Nevertheless, the death of communitarian Ben was also terrible. He was shot seamlessly by mistake by one of the volunteers from the armed group of zombie shooters. Some may assume that Ben’s death illustrates inconsistence of communitarian approach. Although, we suggest that it is more appropriate to examine Ben’s death in the light of Vietnam War critic that consisted the background of the 1960s. Thus, Azevedo suggests in his essay that one of the author’s messages transmitted through Ben’s death is that ‘dying together isn’t going to solve anything’ in terms of meaningless deaths during Vietnam notorious events.
Unlike ‘Night’, ‘Dawn of the Living Dead’ illustrates threatening scenery of apocalyptic world in a much larger scale. Instead of a small urban area, it depicts a large city with its frozen life because of the uncanny zombie-invasion. Instead of finding a shelter in a farm house protagonists in ‘Dawn’ are getting into ‘Mecca’ of 1970s – an abandoned mall. By shifting the scenery in his movies, the author accentuates the shift in social life of the US – from thinking ‘locally’ and making the first steps to liberalize themselves to the vivid result of liberalization and consummation. In terms of individualism, the author shifts the accent from failing individualism of post-war lifestyle till expansion of individualism of new category – the one that makes a part of consuming culture of the nation.
Taking Murray’s suggestion of opposition ‘individualism- communitarianism, we may say that support and care between the four protagonists cannot be argued. As Harper mentioned, one of the factors to solidate people is a shared fear. It is understood that under the circumstances of being surrounded by cannibalistic creatures, individualism inside the group would be a guarantee of their quick death.
Therefore, we may assume that the author personifies extreme individualism in the form of uncanny monsters. Being former ‘us’, these creatures occur to be instinct-driven, and the strongest instinct – the one that was prominent in their pre-zombie existence – evokes in their memory an inevitable need to consume. The distinguished feature that becomes more and more apparent in the ‘Dawn’ is that zombies’ intentions to get into the mall are not just caused by their wish to get provision, but are provoked by the strongest memories and desires of their ‘pre-selves’ that are apparently connected with this premise. Another distinguished features about monsters is that they act separately, each being driven by the own instinct and thinking exclusively about the own saturation. There is no other feature besides individualism that such behavior can illustrate.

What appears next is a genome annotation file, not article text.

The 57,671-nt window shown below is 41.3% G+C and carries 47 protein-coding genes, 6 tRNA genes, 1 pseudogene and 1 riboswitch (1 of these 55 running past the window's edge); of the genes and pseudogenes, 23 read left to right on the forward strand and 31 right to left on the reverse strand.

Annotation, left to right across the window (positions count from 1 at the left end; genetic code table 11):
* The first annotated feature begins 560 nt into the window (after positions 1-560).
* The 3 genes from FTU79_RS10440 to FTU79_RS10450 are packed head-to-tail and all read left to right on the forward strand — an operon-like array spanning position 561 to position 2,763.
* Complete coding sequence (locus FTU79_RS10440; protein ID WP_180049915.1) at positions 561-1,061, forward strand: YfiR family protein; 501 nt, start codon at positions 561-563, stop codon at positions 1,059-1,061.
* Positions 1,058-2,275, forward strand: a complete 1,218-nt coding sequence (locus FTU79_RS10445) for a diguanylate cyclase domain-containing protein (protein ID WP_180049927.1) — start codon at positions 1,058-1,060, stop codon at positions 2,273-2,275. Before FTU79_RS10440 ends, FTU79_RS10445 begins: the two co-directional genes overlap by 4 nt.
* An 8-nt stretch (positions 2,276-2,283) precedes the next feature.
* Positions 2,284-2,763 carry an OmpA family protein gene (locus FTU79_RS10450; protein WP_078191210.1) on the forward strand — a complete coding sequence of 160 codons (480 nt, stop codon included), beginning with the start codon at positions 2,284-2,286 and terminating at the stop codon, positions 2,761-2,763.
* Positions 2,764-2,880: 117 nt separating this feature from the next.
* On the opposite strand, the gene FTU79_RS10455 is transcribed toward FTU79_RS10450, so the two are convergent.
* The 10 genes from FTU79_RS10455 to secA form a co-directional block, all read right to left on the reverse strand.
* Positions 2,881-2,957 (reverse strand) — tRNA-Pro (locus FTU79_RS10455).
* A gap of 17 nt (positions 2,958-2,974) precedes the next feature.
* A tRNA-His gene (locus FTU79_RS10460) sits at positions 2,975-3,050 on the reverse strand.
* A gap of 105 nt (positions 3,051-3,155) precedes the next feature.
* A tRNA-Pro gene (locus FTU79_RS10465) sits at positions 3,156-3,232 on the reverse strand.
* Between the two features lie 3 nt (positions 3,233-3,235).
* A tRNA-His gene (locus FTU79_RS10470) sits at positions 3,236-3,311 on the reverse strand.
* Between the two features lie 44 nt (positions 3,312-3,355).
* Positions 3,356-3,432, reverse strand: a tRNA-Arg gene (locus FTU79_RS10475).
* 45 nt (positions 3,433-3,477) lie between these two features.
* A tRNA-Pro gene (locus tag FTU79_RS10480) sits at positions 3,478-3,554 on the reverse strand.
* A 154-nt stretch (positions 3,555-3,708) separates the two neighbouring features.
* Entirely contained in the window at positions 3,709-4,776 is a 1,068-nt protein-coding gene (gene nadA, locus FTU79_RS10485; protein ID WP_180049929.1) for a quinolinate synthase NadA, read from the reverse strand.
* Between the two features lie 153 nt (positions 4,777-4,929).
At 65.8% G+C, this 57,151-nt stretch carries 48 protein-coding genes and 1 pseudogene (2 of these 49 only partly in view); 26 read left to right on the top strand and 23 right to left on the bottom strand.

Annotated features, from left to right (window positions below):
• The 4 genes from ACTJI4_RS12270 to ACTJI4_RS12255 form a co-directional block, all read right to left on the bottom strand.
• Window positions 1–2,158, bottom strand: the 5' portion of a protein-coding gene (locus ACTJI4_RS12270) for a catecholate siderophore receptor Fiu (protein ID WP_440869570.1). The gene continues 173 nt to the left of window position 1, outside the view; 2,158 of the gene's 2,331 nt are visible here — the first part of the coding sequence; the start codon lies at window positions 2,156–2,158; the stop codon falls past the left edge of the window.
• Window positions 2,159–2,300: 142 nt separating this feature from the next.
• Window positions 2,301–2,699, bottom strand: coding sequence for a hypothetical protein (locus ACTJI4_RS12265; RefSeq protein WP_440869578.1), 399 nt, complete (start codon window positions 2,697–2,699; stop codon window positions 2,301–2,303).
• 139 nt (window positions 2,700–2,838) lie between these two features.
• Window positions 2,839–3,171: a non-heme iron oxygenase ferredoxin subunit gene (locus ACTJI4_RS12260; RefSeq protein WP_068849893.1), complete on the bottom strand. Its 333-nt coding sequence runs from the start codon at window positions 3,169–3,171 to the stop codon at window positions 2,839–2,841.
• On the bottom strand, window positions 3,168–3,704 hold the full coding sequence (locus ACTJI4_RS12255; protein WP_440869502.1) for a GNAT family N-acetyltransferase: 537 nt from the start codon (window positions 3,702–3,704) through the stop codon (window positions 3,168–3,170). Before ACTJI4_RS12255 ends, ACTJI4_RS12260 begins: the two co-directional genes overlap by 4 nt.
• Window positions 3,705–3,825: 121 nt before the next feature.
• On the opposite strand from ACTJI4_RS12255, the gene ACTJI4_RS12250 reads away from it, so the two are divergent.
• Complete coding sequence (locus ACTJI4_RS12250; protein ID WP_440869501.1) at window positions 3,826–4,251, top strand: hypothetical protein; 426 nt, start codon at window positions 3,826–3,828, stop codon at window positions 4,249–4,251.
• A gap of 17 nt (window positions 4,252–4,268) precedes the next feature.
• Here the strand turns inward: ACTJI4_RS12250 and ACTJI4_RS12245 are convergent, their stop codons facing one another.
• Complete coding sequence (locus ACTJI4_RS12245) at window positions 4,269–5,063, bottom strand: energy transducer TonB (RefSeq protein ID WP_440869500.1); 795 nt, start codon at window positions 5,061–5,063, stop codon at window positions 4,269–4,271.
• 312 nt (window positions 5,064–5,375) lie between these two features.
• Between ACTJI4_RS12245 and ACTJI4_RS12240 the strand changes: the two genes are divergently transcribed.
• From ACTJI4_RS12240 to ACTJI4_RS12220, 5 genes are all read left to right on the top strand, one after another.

Unexpectedly for viewers, zombies are not the only enemies of protagonists. When the gang of bikers are breaking into the mall, communitarianism of the group is changed into individualistic unwillingness to share the mall and its ‘treasures’ with others. A vivid illustration of this tendency is when Stephen says that the mall was their territory and they were not going to share it with anyone else. Inability of the two groups, protagonists and bikers, to meet halfway results is the fact that bikers are all killed or eaten by the monsters, and Stephen becomes a zombie. The situation may find its explanation in various ways.
Firstly, gang of bikers, driven by individualistic willingness to possess, becomes so blind with the greed for grain that they are not capable to evaluate the real threat of zombies and opposition of protagonists. We do not know for sure, but such a behavior presupposes that there hardly exists communitarian relationship inside this group. Therefore, quick and terrible death of bikers illustrates inconsistence of individualism in its extreme form.
Secondly, unwillingness of protagonists to share the mall with bikers illustrates that communitarian relationship can easily be changed into individual one when it goes about something that belongs to a person. We may assume that Stephen may be the one who had paid a high price for such an individualistic intention.
Issues about a person’s readiness to co-operate with others or protect their own interests are ever-topical, but they were viewed by Romero under the unusual angle – through the social changes in 1960s and growing consumerism of 1970s. When asked about his message, Romero transmitted in ‘Night of the Living Dead’, the author simply answered that it was 1960s, everybody had a message. Having depicted reality of his times with the instruments of horror genre, the author might not have thought how many researches may his works cause. Nevertheless, Romero’s movies are intimidating viewers not only with threatening images on the screen, but, to a greater extend, due to their plausibility. Severe death of Cooper in ‘Night’ also alludes to inconsistence of individualism under the circumstances of the upcoming danger. Meanwhile zombies wandering around the mall remind to a contemporary viewer the reality of the world we are living in. Placing the zombies into such scenery and leaving their human look provokes a thought that, in case we would blindly follow the ideas of consumerism, we may become just like ghouls.